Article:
Today the nation celebrates National Running Day. Wait, you've never heard of it?
Well, the holiday is still rather young with today marking only the third event of its kind ever. Nevertheless, it is quickly gaining popularity within the running community, according to New York Road Runners President and CEO Mary Wittenberg, whose group organizes the day.
“Last year there were over 100 National Running Day group runs and events from coast to coast and this year we’re excited to see even more because every runner and each step counts,” stated Wittenberg in a press release.
National Runners Day, which is sponsored by the New York Road Runners, serves as a day in which each of the nearly 43 million runners in the United States come together to celebrate the sport that they love.
“Unlike other sports, running requires little to no equipment and can take place almost anywhere. It is an ideal activity for people who want to stay fit or get in shape, relieve stress, and most of all, have fun,” Wittenberg added.
Running has been shown to be a proven asset in the fight against obesity. The most recent data provided by the CDC (Centers for Disease Control) from 2009 shows that a whopping 23.3% of New Jersey residents are obese. In order to be considered obese, a person's body mass index or BMI must be greater than or equal to 30.
To put that number into perspective, on average nearly one out of every four people in your office is considered obese. Unfortunately, the trend is not just limited to New Jersey, as the number of obese Americans has skyrocketed over the past two decades according to the CDC.
Obesity has been linked to certain types of cancer, heart problems and stroke among other things. In addition, obesity is a major financial drain on our nation's already struggling health care system. Estimates indicate that obesity costs taxpayers nearly $150 billion every year.
Studies by the American Academy of Child Adolescent Psychiatry show that running not only helps trim your waistline and keeps your heart healthy, but can also help you cope with stress and anxiety.
Interested in getting started, but don't know where to begin? Fear not, the New York Road Runners organization offers ten tips to help get you started off on the right foot:
1. Focus on your feet – Running costs less than many other sports, but you do need a decent pair of sneakers. Use this handy Runner’s World store finder to locate your nearest specialty running store, where experts can help you start off on the right (and left) foot.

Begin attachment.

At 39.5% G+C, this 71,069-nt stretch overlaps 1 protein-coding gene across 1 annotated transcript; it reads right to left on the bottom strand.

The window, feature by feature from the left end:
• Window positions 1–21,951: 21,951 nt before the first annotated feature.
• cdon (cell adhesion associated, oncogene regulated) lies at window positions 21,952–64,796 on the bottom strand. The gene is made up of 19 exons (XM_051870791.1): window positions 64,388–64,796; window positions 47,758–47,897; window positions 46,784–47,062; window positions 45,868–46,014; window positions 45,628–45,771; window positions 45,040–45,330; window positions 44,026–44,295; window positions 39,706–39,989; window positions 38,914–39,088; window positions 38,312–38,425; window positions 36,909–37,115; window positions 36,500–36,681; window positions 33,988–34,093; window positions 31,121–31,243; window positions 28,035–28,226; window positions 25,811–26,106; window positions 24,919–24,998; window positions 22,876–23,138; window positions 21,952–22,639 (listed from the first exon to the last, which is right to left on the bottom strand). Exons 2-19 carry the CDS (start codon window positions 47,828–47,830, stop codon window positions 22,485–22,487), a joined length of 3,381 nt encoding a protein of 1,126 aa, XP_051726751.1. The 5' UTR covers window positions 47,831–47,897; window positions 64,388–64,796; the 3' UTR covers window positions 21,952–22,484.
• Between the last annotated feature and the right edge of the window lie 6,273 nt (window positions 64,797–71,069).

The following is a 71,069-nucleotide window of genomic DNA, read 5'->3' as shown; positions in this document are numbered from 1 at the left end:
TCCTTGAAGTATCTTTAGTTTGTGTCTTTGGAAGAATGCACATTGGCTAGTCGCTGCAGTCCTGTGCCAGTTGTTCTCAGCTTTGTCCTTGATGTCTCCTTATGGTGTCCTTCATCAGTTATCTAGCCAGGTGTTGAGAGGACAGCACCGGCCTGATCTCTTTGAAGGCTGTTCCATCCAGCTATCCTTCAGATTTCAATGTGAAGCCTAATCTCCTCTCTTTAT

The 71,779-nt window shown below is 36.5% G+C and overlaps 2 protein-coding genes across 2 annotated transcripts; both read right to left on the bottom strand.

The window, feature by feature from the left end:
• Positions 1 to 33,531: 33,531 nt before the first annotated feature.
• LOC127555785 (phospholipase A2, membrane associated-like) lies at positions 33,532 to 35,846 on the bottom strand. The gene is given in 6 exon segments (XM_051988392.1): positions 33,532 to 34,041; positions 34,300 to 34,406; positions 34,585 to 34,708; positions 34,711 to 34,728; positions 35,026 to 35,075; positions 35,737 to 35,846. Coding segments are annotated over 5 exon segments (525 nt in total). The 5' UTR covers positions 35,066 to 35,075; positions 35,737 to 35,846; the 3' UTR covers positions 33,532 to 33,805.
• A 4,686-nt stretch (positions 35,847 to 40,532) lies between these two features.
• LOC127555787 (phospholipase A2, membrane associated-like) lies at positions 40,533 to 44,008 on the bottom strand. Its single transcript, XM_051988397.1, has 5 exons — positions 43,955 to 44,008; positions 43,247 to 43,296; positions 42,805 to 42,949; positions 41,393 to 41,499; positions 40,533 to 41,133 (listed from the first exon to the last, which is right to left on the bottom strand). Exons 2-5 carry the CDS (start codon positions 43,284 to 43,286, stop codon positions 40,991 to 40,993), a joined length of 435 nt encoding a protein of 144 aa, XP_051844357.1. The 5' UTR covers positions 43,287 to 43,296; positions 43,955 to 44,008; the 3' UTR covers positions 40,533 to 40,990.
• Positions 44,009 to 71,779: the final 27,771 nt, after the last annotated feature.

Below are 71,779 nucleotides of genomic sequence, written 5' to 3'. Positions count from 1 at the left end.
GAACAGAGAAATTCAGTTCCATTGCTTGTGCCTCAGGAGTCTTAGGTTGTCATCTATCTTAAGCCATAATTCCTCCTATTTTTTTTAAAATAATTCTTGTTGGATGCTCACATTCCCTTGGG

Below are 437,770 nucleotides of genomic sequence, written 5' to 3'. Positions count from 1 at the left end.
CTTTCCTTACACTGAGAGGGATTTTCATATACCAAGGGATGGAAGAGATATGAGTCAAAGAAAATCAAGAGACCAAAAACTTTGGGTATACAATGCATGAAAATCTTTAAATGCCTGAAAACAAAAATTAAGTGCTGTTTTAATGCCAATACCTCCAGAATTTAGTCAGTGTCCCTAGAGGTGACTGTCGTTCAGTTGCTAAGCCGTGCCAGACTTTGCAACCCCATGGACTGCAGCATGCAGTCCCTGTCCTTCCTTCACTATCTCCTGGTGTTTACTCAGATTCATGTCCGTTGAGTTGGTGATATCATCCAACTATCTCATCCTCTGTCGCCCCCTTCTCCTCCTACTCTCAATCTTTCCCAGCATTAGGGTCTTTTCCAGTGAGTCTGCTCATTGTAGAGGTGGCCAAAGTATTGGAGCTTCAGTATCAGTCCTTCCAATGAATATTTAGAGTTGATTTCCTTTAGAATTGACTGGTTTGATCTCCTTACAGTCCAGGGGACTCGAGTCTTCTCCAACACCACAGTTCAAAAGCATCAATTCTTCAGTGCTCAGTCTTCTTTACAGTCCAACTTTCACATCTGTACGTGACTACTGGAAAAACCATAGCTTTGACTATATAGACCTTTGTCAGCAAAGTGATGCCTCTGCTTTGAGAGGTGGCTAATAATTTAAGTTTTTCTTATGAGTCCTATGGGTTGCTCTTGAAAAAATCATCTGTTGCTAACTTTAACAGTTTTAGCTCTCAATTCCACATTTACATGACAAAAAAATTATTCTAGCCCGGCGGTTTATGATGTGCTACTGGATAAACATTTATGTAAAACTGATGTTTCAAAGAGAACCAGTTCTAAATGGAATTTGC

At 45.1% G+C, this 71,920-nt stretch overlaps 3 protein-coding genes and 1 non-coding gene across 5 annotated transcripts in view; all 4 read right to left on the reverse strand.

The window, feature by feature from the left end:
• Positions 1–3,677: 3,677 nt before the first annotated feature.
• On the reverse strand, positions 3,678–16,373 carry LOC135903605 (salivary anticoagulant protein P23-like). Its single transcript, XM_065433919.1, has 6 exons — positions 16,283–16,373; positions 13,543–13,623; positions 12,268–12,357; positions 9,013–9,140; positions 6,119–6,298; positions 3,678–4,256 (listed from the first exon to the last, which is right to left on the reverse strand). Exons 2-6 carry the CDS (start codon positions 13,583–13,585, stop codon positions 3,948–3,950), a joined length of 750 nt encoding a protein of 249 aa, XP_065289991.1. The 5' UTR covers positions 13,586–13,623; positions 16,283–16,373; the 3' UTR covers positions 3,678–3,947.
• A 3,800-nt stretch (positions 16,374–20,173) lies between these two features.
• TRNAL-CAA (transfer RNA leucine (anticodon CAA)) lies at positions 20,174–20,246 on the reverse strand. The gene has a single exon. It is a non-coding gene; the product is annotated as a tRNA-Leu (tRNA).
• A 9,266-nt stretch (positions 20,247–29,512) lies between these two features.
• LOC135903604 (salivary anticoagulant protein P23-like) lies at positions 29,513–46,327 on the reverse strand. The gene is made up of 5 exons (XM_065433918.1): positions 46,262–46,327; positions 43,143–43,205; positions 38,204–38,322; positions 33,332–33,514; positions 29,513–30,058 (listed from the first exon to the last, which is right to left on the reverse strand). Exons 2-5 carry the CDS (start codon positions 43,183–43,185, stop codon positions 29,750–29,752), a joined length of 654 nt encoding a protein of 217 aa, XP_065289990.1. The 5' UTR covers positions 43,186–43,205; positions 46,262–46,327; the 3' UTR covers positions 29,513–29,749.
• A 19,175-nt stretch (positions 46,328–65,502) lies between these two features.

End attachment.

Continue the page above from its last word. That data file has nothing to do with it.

2. Start small – Think realistically every time you head out the door – no one expects you to run like a pro from the get-go. Start out by alternating between short bursts of running and walking, and build from there.
3. Find a running buddy – In the first few weeks, it’s important to make running a habit – so turn to your friends for help! You can even run with your dog!
4. Diversify your portfolio – Running isn’t the only way to become a better runner. Ride your bike, do yoga, or play basketball to improve your runs.
5. Listen to your body – Keep an eye on old injuries and common problem areas like shins and knees to avoid new flare-ups. Consider getting a check-up before you start running.
6. Join the club – Many runners love the camaraderie and extra motivation that comes with running with others. You can find numerous running teams at the Road Runners Club of America and Meetup.com. Check out this New York Times article for even more resources.
7. Make a plan – Choose a personal goal, such as running a mile without stopping or finishing a local road race. Check out the flexible Couch-to-5K running program or New York Road Runners’10K training plan.
8. Take notes – Keep track of your progress in a notebook or journal. Write down where you were, how long you ran, and note how your body felt during and after your run. You’ll be surprised how often you refer back to it.
9. Celebrate milestones – Mum’s not the word when you meet your running goals. Don’t be shy about letting friends and family know when you’ve completed two miles for the first time or finished a loop in the park.
For more information on the New York Road Runners, visit their webiste: www.nyrr.org.